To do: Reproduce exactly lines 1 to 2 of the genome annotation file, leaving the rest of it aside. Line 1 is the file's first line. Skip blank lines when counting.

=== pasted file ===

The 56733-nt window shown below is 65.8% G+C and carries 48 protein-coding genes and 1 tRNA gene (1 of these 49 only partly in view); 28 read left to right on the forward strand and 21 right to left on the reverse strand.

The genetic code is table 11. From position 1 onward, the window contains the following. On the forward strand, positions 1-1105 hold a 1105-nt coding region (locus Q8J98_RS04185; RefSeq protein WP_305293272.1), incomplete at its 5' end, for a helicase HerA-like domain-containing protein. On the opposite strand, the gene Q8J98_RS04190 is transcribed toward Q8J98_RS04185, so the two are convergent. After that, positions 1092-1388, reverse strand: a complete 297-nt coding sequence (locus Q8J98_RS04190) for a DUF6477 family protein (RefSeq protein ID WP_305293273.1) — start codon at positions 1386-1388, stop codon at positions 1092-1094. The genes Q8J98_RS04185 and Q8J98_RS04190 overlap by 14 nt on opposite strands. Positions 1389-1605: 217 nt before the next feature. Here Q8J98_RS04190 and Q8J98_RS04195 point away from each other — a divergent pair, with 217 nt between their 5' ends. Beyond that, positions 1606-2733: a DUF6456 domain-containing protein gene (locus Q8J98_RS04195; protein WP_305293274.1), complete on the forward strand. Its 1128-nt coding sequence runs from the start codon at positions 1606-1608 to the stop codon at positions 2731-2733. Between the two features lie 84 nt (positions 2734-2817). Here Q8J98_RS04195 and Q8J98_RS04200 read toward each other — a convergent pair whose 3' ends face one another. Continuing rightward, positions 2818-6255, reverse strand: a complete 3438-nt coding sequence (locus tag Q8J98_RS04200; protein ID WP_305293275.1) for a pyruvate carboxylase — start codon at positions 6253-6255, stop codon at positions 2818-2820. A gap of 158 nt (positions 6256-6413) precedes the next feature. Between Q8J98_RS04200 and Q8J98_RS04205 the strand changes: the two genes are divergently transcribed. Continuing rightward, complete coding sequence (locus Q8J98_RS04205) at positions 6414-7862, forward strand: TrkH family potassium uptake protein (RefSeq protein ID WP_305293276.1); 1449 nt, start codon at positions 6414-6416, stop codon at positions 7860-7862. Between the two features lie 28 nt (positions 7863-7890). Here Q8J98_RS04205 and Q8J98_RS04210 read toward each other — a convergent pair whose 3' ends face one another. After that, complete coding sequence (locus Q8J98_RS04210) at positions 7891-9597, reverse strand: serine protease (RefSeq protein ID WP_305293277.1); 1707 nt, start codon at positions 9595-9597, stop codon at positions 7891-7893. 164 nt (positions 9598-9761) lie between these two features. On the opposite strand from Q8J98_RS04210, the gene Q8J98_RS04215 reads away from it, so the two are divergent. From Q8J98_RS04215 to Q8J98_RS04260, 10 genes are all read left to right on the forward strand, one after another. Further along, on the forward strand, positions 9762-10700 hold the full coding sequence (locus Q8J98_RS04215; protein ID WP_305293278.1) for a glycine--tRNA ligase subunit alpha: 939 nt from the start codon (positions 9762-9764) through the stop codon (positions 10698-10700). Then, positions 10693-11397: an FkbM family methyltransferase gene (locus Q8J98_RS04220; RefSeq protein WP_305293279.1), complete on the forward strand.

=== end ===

The 56733-nt window shown below is 65.8% G+C and carries 48 protein-coding genes and 1 tRNA gene (1 of these 49 only partly in view); 28 read left to right on the forward strand and 21 right to left on the reverse strand.

The genetic code is table 11. From position 1 onward, the window contains the following. On the forward strand, positions 1-1105 hold a 1105-nt coding region (locus Q8J98_RS04185; RefSeq protein WP_305293272.1), incomplete at its 5' end, for a helicase HerA-like domain-containing protein. On the opposite strand, the gene Q8J98_RS04190 is transcribed toward Q8J98_RS04185, so the two are convergent. After that, positions 1092-1388, reverse strand: a complete 297-nt coding sequence (locus Q8J98_RS04190) for a DUF6477 family protein (RefSeq protein ID WP_305293273.1) — start codon at positions 1386-1388, stop codon at positions 1092-1094. The genes Q8J98_RS04185 and Q8J98_RS04190 overlap by 14 nt on opposite strands. Positions 1389-1605: 217 nt before the next feature. Here Q8J98_RS04190 and Q8J98_RS04195 point away from each other — a divergent pair, with 217 nt between their 5' ends. Beyond that, positions 1606-2733: a DUF6456 domain-containing protein gene (locus Q8J98_RS04195; protein WP_305293274.1), complete on the forward strand. Its 1128-nt coding sequence runs from the start codon at positions 1606-1608 to the stop codon at positions 2731-2733. Between the two features lie 84 nt (positions 2734-2817). Here Q8J98_RS04195 and Q8J98_RS04200 read toward each other — a convergent pair whose 3' ends face one another. Continuing rightward, positions 2818-6255, reverse strand: a complete 3438-nt coding sequence (locus tag Q8J98_RS04200; protein ID WP_305293275.1) for a pyruvate carboxylase — start codon at positions 6253-6255, stop codon at positions 2818-2820. A gap of 158 nt (positions 6256-6413) precedes the next feature. Between Q8J98_RS04200 and Q8J98_RS04205 the strand changes: the two genes are divergently transcribed. Continuing rightward, complete coding sequence (locus Q8J98_RS04205) at positions 6414-7862, forward strand: TrkH family potassium uptake protein (RefSeq protein ID WP_305293276.1); 1449 nt, start codon at positions 6414-6416, stop codon at positions 7860-7862. Between the two features lie 28 nt (positions 7863-7890). Here Q8J98_RS04205 and Q8J98_RS04210 read toward each other — a convergent pair whose 3' ends face one another. After that, complete coding sequence (locus Q8J98_RS04210) at positions 7891-9597, reverse strand: serine protease (RefSeq protein ID WP_305293277.1); 1707 nt, start codon at positions 9595-9597, stop codon at positions 7891-7893. 164 nt (positions 9598-9761) lie between these two features. On the opposite strand from Q8J98_RS04210, the gene Q8J98_RS04215 reads away from it, so the two are divergent. From Q8J98_RS04215 to Q8J98_RS04260, 10 genes are all read left to right on the forward strand, one after another. Further along, on the forward strand, positions 9762-10700 hold the full coding sequence (locus Q8J98_RS04215; protein ID WP_305293278.1) for a glycine--tRNA ligase subunit alpha: 939 nt from the start codon (positions 9762-9764) through the stop codon (positions 10698-10700). Then, positions 10693-11397: an FkbM family methyltransferase gene (locus Q8J98_RS04220; RefSeq protein WP_305293279.1), complete on the forward strand.